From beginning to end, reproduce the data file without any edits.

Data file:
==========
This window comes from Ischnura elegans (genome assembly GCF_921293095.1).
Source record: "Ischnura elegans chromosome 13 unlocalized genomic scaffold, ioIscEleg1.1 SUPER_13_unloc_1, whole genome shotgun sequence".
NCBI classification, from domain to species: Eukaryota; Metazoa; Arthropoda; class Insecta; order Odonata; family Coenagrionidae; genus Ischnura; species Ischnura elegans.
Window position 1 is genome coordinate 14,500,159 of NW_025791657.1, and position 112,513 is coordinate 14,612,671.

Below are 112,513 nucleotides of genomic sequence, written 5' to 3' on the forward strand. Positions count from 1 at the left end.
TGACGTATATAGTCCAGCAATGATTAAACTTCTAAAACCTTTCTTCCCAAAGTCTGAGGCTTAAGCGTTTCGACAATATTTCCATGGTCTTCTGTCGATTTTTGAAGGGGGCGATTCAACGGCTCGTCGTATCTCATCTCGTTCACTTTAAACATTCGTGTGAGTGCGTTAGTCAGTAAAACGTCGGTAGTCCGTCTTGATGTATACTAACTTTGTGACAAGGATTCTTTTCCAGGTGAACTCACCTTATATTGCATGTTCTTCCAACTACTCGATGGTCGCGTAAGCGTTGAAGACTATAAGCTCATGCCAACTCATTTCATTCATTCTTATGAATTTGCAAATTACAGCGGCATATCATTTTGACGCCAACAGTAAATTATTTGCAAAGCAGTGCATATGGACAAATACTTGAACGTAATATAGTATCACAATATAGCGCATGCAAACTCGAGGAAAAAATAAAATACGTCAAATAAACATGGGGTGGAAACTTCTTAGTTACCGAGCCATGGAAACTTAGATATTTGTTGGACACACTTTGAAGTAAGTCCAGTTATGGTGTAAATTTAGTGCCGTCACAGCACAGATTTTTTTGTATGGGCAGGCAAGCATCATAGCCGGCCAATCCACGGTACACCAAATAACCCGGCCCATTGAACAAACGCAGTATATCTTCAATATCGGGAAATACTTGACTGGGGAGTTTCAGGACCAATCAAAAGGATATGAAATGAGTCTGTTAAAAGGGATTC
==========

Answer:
This window comes from Ischnura elegans (genome assembly GCF_921293095.1).
Source record: "Ischnura elegans chromosome 13 unlocalized genomic scaffold, ioIscEleg1.1 SUPER_13_unloc_1, whole genome shotgun sequence".
NCBI classification, from domain to species: Eukaryota; Metazoa; Arthropoda; class Insecta; order Odonata; family Coenagrionidae; genus Ischnura; species Ischnura elegans.
Window position 1 is genome coordinate 14,500,159 of NW_025791657.1, and position 112,513 is coordinate 14,612,671.

Below are 112,513 nucleotides of genomic sequence, written 5' to 3' on the forward strand. Positions count from 1 at the left end.
TGACGTATATAGTCCAGCAATGATTAAACTTCTAAAACCTTTCTTCCCAAAGTCTGAGGCTTAAGCGTTTCGACAATATTTCCATGGTCTTCTGTCGATTTTTGAAGGGGGCGATTCAACGGCTCGTCGTATCTCATCTCGTTCACTTTAAACATTCGTGTGAGTGCGTTAGTCAGTAAAACGTCGGTAGTCCGTCTTGATGTATACTAACTTTGTGACAAGGATTCTTTTCCAGGTGAACTCACCTTATATTGCATGTTCTTCCAACTACTCGATGGTCGCGTAAGCGTTGAAGACTATAAGCTCATGCCAACTCATTTCATTCATTCTTATGAATTTGCAAATTACAGCGGCATATCATTTTGACGCCAACAGTAAATTATTTGCAAAGCAGTGCATATGGACAAATACTTGAACGTAATATAGTATCACAATATAGCGCATGCAAACTCGAGGAAAAAATAAAATACGTCAAATAAACATGGGGTGGAAACTTCTTAGTTACCGAGCCATGGAAACTTAGATATTTGTTGGACACACTTTGAAGTAAGTCCAGTTATGGTGTAAATTTAGTGCCGTCACAGCACAGATTTTTTTGTATGGGCAGGCAAGCATCATAGCCGGCCAATCCACGGTACACCAAATAACCCGGCCCATTGAACAAACGCAGTATATCTTCAATATCGGGAAATACTTGACTGGGGAGTTTCAGGACCAATCAAAAGGATATGAAATGAGTCTGTTAAAAGGGATTC